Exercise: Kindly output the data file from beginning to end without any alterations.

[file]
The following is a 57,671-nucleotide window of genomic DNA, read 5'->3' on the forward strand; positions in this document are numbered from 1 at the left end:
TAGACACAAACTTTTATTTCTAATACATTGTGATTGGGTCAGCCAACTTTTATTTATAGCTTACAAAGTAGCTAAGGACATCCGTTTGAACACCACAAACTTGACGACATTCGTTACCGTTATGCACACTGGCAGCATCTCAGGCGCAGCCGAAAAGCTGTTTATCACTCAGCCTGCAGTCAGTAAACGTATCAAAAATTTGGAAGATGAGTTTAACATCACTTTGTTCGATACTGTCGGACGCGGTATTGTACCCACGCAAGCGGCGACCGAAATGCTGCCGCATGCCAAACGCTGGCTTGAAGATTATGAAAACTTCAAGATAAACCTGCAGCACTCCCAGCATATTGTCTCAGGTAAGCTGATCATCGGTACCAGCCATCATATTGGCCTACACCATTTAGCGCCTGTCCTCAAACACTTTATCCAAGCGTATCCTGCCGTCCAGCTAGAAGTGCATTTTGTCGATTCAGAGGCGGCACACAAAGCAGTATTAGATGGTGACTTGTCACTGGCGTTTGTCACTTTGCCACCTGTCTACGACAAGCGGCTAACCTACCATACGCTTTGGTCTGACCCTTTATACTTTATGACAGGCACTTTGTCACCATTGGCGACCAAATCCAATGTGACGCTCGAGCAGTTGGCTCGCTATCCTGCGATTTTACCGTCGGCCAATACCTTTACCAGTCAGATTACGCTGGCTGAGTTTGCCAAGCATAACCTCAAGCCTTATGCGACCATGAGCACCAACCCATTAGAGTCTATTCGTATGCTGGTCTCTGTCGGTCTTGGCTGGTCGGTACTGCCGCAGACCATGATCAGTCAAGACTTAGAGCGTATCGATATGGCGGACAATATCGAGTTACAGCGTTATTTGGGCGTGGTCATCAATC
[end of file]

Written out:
The following is a 57,671-nucleotide window of genomic DNA, read 5'->3' on the forward strand; positions in this document are numbered from 1 at the left end:
TAGACACAAACTTTTATTTCTAATACATTGTGATTGGGTCAGCCAACTTTTATTTATAGCTTACAAAGTAGCTAAGGACATCCGTTTGAACACCACAAACTTGACGACATTCGTTACCGTTATGCACACTGGCAGCATCTCAGGCGCAGCCGAAAAGCTGTTTATCACTCAGCCTGCAGTCAGTAAACGTATCAAAAATTTGGAAGATGAGTTTAACATCACTTTGTTCGATACTGTCGGACGCGGTATTGTACCCACGCAAGCGGCGACCGAAATGCTGCCGCATGCCAAACGCTGGCTTGAAGATTATGAAAACTTCAAGATAAACCTGCAGCACTCCCAGCATATTGTCTCAGGTAAGCTGATCATCGGTACCAGCCATCATATTGGCCTACACCATTTAGCGCCTGTCCTCAAACACTTTATCCAAGCGTATCCTGCCGTCCAGCTAGAAGTGCATTTTGTCGATTCAGAGGCGGCACACAAAGCAGTATTAGATGGTGACTTGTCACTGGCGTTTGTCACTTTGCCACCTGTCTACGACAAGCGGCTAACCTACCATACGCTTTGGTCTGACCCTTTATACTTTATGACAGGCACTTTGTCACCATTGGCGACCAAATCCAATGTGACGCTCGAGCAGTTGGCTCGCTATCCTGCGATTTTACCGTCGGCCAATACCTTTACCAGTCAGATTACGCTGGCTGAGTTTGCCAAGCATAACCTCAAGCCTTATGCGACCATGAGCACCAACCCATTAGAGTCTATTCGTATGCTGGTCTCTGTCGGTCTTGGCTGGTCGGTACTGCCGCAGACCATGATCAGTCAAGACTTAGAGCGTATCGATATGGCGGACAATATCGAGTTACAGCGTTATTTGGGCGTGGTCATCAATC